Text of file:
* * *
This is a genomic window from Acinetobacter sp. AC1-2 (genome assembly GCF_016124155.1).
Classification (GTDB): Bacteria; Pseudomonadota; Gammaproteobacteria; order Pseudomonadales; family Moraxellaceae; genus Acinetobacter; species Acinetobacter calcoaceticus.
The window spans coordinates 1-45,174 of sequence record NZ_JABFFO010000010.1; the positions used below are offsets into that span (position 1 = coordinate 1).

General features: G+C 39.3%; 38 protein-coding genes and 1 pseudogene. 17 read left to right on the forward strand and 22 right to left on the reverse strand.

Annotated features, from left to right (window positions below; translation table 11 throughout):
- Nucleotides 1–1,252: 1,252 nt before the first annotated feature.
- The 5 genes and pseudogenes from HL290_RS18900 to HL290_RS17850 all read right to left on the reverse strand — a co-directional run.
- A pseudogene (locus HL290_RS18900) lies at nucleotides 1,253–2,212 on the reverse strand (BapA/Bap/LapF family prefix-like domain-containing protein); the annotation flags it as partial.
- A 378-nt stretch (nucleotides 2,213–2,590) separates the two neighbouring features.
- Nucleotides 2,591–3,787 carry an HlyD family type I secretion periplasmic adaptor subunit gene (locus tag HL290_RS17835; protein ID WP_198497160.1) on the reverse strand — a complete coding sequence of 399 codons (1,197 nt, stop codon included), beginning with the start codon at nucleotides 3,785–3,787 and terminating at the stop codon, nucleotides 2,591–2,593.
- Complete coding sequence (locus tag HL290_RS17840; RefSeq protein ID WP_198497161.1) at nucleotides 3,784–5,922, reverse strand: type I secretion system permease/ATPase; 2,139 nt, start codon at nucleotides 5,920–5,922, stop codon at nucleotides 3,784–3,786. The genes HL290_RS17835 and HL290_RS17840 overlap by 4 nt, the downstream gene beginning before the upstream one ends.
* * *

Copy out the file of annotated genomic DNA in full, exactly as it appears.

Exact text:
This is a genomic window from Acinetobacter sp. AC1-2 (genome assembly GCF_016124155.1).
Classification (GTDB): Bacteria; Pseudomonadota; Gammaproteobacteria; order Pseudomonadales; family Moraxellaceae; genus Acinetobacter; species Acinetobacter calcoaceticus.
The window spans coordinates 1-45,174 of sequence record NZ_JABFFO010000010.1; the positions used below are offsets into that span (position 1 = coordinate 1).

General features: G+C 39.3%; 38 protein-coding genes and 1 pseudogene. 17 read left to right on the forward strand and 22 right to left on the reverse strand.

Annotated features, from left to right (window positions below; translation table 11 throughout):
- Nucleotides 1–1,252: 1,252 nt before the first annotated feature.
- The 5 genes and pseudogenes from HL290_RS18900 to HL290_RS17850 all read right to left on the reverse strand — a co-directional run.
- A pseudogene (locus HL290_RS18900) lies at nucleotides 1,253–2,212 on the reverse strand (BapA/Bap/LapF family prefix-like domain-containing protein); the annotation flags it as partial.
- A 378-nt stretch (nucleotides 2,213–2,590) separates the two neighbouring features.
- Nucleotides 2,591–3,787 carry an HlyD family type I secretion periplasmic adaptor subunit gene (locus tag HL290_RS17835; protein ID WP_198497160.1) on the reverse strand — a complete coding sequence of 399 codons (1,197 nt, stop codon included), beginning with the start codon at nucleotides 3,785–3,787 and terminating at the stop codon, nucleotides 2,591–2,593.
- Complete coding sequence (locus tag HL290_RS17840; RefSeq protein ID WP_198497161.1) at nucleotides 3,784–5,922, reverse strand: type I secretion system permease/ATPase; 2,139 nt, start codon at nucleotides 5,920–5,922, stop codon at nucleotides 3,784–3,786. The genes HL290_RS17835 and HL290_RS17840 overlap by 4 nt, the downstream gene beginning before the upstream one ends.